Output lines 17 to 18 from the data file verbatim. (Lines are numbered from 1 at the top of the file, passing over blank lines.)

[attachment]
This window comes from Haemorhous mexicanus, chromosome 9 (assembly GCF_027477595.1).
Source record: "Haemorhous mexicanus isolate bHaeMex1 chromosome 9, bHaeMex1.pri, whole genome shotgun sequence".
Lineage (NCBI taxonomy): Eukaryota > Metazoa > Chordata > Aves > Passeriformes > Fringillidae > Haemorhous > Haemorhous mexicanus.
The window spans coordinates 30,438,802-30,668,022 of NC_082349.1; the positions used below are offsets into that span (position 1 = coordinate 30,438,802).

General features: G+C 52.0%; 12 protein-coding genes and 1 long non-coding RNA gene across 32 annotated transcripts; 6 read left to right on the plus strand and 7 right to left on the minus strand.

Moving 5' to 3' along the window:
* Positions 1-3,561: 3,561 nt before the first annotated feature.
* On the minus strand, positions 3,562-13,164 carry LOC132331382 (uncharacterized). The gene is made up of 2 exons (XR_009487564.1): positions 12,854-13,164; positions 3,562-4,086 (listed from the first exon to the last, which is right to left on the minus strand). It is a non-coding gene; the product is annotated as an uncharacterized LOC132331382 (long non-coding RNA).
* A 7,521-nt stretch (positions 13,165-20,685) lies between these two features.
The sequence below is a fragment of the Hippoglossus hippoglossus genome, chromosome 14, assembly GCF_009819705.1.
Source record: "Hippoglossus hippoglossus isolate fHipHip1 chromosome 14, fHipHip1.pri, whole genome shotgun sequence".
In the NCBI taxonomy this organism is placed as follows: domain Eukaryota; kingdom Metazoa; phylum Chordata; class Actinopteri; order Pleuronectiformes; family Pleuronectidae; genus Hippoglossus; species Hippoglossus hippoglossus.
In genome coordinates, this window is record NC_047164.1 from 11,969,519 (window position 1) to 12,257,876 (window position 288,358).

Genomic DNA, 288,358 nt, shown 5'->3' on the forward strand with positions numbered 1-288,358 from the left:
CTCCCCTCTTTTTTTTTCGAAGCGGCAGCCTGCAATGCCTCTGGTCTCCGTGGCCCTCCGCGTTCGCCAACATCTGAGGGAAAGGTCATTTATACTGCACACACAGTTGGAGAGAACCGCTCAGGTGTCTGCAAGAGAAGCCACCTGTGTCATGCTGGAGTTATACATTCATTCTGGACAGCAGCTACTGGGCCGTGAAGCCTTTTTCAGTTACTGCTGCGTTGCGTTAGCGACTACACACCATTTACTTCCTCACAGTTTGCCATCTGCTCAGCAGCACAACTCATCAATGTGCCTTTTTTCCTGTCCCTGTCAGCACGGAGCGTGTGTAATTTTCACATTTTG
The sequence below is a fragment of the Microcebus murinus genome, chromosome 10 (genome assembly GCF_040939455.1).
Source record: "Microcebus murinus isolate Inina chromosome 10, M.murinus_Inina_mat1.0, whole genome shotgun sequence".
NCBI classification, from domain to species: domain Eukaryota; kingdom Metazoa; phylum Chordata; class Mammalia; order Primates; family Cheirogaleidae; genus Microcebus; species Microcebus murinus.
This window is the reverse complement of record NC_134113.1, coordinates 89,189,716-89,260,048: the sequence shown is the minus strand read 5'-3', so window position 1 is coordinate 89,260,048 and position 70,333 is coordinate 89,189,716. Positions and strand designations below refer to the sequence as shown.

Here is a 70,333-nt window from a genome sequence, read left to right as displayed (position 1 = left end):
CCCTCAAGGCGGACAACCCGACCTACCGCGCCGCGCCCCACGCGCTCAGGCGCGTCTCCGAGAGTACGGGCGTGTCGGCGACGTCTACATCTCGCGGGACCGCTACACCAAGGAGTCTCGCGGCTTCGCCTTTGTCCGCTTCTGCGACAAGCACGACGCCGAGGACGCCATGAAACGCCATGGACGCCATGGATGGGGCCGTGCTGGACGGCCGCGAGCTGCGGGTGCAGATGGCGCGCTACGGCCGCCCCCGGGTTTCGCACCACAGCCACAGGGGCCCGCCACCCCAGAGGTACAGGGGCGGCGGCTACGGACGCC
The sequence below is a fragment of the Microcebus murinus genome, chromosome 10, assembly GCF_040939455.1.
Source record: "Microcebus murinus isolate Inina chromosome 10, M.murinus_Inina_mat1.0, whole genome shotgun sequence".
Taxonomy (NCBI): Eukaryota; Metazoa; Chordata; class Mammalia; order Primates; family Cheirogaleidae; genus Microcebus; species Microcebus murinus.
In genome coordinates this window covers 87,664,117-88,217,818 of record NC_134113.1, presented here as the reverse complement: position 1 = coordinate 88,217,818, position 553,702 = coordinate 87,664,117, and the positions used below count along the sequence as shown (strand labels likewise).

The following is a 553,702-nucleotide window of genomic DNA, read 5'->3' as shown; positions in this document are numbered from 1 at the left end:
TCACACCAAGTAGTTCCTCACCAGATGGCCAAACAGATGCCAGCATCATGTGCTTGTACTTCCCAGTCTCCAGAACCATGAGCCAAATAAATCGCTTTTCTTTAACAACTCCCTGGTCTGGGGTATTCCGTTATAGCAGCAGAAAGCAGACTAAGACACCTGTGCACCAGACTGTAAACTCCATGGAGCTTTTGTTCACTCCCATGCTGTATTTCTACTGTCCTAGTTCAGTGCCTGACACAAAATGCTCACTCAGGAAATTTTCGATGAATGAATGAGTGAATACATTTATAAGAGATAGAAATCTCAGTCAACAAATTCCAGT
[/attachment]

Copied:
Source record: "Microcebus murinus isolate Inina chromosome 10, M.murinus_Inina_mat1.0, whole genome shotgun sequence".
NCBI classification, from domain to species: domain Eukaryota; kingdom Metazoa; phylum Chordata; class Mammalia; order Primates; family Cheirogaleidae; genus Microcebus; species Microcebus murinus.